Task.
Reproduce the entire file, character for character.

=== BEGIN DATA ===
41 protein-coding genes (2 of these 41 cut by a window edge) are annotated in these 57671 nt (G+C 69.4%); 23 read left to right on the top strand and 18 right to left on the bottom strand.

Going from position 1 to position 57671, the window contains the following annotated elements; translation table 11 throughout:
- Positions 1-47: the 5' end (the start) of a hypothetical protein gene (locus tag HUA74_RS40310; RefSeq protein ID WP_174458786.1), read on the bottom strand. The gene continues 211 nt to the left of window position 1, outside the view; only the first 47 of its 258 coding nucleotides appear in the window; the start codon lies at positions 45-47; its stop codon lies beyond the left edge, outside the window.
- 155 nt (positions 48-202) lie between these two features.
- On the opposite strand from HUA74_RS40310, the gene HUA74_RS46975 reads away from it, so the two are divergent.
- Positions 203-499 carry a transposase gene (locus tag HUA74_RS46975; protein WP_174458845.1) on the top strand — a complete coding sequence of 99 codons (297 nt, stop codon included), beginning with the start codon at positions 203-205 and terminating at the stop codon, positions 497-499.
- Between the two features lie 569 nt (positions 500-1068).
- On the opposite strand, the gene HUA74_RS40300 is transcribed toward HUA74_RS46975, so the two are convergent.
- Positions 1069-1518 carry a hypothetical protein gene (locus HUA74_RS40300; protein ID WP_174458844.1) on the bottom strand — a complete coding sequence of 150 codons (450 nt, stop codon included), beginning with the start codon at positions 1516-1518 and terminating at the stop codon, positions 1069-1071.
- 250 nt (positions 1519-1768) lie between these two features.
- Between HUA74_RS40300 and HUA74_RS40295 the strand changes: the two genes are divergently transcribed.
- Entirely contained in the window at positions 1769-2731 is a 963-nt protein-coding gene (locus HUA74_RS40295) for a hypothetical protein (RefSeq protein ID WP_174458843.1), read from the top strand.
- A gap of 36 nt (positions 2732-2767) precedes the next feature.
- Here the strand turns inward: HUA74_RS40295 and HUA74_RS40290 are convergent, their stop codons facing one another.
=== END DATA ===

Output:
41 protein-coding genes (2 of these 41 cut by a window edge) are annotated in these 57671 nt (G+C 69.4%); 23 read left to right on the top strand and 18 right to left on the bottom strand.

Going from position 1 to position 57671, the window contains the following annotated elements; translation table 11 throughout:
- Positions 1-47: the 5' end (the start) of a hypothetical protein gene (locus tag HUA74_RS40310; RefSeq protein ID WP_174458786.1), read on the bottom strand. The gene continues 211 nt to the left of window position 1, outside the view; only the first 47 of its 258 coding nucleotides appear in the window; the start codon lies at positions 45-47; its stop codon lies beyond the left edge, outside the window.
- 155 nt (positions 48-202) lie between these two features.
- On the opposite strand from HUA74_RS40310, the gene HUA74_RS46975 reads away from it, so the two are divergent.
- Positions 203-499 carry a transposase gene (locus tag HUA74_RS46975; protein WP_174458845.1) on the top strand — a complete coding sequence of 99 codons (297 nt, stop codon included), beginning with the start codon at positions 203-205 and terminating at the stop codon, positions 497-499.
- Between the two features lie 569 nt (positions 500-1068).
- On the opposite strand, the gene HUA74_RS40300 is transcribed toward HUA74_RS46975, so the two are convergent.
- Positions 1069-1518 carry a hypothetical protein gene (locus HUA74_RS40300; protein ID WP_174458844.1) on the bottom strand — a complete coding sequence of 150 codons (450 nt, stop codon included), beginning with the start codon at positions 1516-1518 and terminating at the stop codon, positions 1069-1071.
- 250 nt (positions 1519-1768) lie between these two features.
- Between HUA74_RS40300 and HUA74_RS40295 the strand changes: the two genes are divergently transcribed.
- Entirely contained in the window at positions 1769-2731 is a 963-nt protein-coding gene (locus HUA74_RS40295) for a hypothetical protein (RefSeq protein ID WP_174458843.1), read from the top strand.
- A gap of 36 nt (positions 2732-2767) precedes the next feature.
- Here the strand turns inward: HUA74_RS40295 and HUA74_RS40290 are convergent, their stop codons facing one another.